"The opposition is going to do very well in the largest cities and state capitals,'' says Tarek Yorde, a Caracas-based political consultant. "I think they are going to win up to 25 of the country's 33 largest cities."
The PSUV and its allies will do better in smaller municipalities, he said. The overall popular vote is too close to call, he said, making it difficult for either side to claim an all-out victory.
Maduro's response to this has been to veer further to the left, broadening his attack on stores that began with appliance merchandisers.
Over the weekend Maduro ordered similar measures against hardware stores, automotive part dealers and tire chains, charging that the owners were charging excessive prices and contributing to an economic war against his government.
"What the president is doing is making sure that we're going to have massive shortages once our inventories are exhausted,'' says Luis Quintero, who owns a hardware store in Caracas. "Come January we're going to have very little to sell because of what the president has done. He needed a scapegoat for his economic policies, and he hit on us."
Lines of 300 to 400 people gathered outside outlets of Epa – the Venezuelan equivalent of Home Depot – after Maduro ordered the company to reduce prices by 30% or face seizure.
National Guardsmen – sporting "Guardians of the People" armbands – stood watch as people hoped to buy paint for the traditional holiday makeovers of their homes.
Similar lines snaked out of some shoe, toy and clothing stores as merchants slashed prices to comply with Maduro's decree that profit margins shouldn't be above 30%. Maduro has claimed that some stores were marking up prices more than 1,000%.
"Don't leave anything on the shelves," Maduro said when he announced his campaign against price gouging. Some of his followers took his words to heart. The Venezuelan Observatory of Social Conflicts said that there were 39 incidents of looting or attempted looting in the first days of the president's campaign.
The head of the country's federation of chambers of commerce warned in a newspaper interview that the government was making a mistake by attacking speculation rather than addressing the failure of its economic policies.
"Speculation is the consequence of system, not the cause,'' said Jorge Ruig in an interview with El Universal. "In this case, it's like breaking the thermometer instead of curing the disease."
Soaring prices and shortages are the result of the government's foreign exchange policies, analysts have said. Venezuela strictly controls access to dollars, and currently has three exchange rates.
The official exchange rate of 6.3 bolivars to the dollar is administered by the Cadivi forex agency, which offers dollars for essential imports. Businessmen and others can also access dollars through a government auction system called Sicad, where the dollar is sold at about 12 bolivars to the dollar.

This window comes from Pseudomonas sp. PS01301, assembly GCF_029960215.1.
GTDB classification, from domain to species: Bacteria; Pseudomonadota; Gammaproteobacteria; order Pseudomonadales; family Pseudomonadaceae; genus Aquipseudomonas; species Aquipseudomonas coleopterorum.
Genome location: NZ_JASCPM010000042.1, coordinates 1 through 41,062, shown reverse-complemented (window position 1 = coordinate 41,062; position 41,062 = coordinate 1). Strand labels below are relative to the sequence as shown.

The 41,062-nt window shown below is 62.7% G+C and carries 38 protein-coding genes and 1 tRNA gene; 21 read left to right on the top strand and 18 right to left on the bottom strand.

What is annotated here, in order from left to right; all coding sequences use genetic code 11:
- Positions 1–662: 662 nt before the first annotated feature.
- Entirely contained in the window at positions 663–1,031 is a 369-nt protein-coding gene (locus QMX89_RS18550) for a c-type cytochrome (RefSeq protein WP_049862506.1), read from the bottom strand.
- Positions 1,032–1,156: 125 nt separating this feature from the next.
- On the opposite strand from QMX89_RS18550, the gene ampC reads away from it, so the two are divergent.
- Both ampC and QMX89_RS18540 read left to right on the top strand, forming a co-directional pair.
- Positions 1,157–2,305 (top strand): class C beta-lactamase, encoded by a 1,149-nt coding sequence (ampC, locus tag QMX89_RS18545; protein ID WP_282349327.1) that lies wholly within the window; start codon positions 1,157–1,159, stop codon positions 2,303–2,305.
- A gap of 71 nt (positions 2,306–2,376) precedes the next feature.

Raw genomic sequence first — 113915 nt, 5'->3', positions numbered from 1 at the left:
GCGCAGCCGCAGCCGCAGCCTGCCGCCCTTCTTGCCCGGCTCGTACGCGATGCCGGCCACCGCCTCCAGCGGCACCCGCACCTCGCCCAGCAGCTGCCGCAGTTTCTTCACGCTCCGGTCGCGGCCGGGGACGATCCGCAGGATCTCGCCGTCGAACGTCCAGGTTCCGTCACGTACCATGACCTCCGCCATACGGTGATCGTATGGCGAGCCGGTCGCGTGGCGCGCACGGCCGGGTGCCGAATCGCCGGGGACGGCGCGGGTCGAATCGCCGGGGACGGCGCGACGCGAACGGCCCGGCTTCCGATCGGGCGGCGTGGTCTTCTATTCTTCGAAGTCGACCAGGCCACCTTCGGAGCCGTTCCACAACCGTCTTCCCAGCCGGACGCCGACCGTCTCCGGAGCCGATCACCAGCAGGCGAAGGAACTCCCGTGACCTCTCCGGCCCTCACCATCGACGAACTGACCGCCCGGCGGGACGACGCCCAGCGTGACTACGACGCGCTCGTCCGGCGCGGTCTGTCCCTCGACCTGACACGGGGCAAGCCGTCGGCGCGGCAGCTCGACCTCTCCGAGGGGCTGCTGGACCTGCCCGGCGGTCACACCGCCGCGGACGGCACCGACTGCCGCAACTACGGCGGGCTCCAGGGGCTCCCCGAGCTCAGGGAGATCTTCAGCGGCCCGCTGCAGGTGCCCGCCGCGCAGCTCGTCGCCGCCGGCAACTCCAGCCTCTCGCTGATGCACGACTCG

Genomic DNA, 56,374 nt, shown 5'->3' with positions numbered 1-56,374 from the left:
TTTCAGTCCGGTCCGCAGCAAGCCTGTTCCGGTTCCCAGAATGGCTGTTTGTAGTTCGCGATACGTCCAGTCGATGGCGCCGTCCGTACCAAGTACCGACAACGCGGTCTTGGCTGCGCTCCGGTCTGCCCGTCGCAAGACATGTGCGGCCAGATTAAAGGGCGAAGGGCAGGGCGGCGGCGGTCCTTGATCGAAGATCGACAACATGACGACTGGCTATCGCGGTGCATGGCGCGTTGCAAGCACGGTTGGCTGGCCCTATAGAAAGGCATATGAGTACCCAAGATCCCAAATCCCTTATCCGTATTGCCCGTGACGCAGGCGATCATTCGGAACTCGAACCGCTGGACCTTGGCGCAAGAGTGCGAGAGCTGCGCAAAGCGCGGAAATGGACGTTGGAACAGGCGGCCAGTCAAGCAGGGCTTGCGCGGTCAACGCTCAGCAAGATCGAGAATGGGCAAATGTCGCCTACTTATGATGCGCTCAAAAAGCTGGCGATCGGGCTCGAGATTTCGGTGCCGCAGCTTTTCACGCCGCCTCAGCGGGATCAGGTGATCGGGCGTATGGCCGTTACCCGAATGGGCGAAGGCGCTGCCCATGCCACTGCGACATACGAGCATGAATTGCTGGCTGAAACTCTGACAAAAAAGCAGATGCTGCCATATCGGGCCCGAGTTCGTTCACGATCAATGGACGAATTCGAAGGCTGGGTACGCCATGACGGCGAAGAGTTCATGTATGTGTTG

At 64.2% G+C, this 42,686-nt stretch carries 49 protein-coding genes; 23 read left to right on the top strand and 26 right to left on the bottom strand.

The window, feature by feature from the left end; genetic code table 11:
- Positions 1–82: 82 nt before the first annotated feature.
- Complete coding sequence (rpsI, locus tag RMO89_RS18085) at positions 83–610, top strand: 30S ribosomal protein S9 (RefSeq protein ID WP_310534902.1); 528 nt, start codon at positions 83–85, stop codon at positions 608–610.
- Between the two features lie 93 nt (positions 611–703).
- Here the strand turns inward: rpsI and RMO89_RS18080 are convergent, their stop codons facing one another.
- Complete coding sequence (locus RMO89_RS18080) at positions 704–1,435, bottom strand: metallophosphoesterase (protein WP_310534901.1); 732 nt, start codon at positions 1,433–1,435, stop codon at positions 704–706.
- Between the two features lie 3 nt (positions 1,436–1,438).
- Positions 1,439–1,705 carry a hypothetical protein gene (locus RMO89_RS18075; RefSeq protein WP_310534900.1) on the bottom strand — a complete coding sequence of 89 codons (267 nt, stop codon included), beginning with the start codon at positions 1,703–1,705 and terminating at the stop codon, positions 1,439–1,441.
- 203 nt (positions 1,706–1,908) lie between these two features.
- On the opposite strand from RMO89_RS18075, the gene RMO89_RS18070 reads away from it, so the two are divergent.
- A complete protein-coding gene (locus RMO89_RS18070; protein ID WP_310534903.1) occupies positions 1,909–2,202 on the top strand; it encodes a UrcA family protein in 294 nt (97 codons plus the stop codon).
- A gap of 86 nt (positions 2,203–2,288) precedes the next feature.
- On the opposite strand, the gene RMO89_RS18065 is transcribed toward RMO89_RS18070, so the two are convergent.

And then there is the black market rate, which is now above 60 bolivars to the dollar. Many merchants claim they have no choice but to buy dollars on the black market as the government has slashed the dollars its offering due to a fall in international reserves.
Companies say that prices reflect what dollar rate they used to fund their imports. Venezuela imports about 70% of the goods it consumes.
"The government created this mess with exchange controls," says Jorge Rodriguez, a manager at a small convenience store in the central city of La Victoria. "Now, they are trying to shift the blame before the elections, especially given food shortages."
Venezuela, which has the world's largest oil reserves, is in the midst of an economic crunch caused by the country's price and currency controls, which have created shortages of basic necessities such as milk, meat, cooking oil, sugar, corn meal and toilet paper. Inflation is at 54%, the highest in the hemisphere.
"They are destroying the Venezuelan economy,'' opposition leader Henrique Capriles Radonski said during a weekend campaign swing through the eastern state of Sucre. "People are waiting in line outside stores because they know that inventories are drying up."
Still, Maduro's actions have succeeded in diverting some attention from the country's food shortages, and soaring prices. It remains to be seen if members of his United Socialist Party of Venezuela will be able to capitalize on his war against speculation.
Quintero fears that the president and his party may emerge stronger in the short term thanks to the current campaign against businessmen.
"Venezuelans don't think too much about the future,'' he says. "We live in the present. We're destroying the economy with moves like this but very few think that way. In the future, people may have some regrets but right now they're acting like Christmas has come early."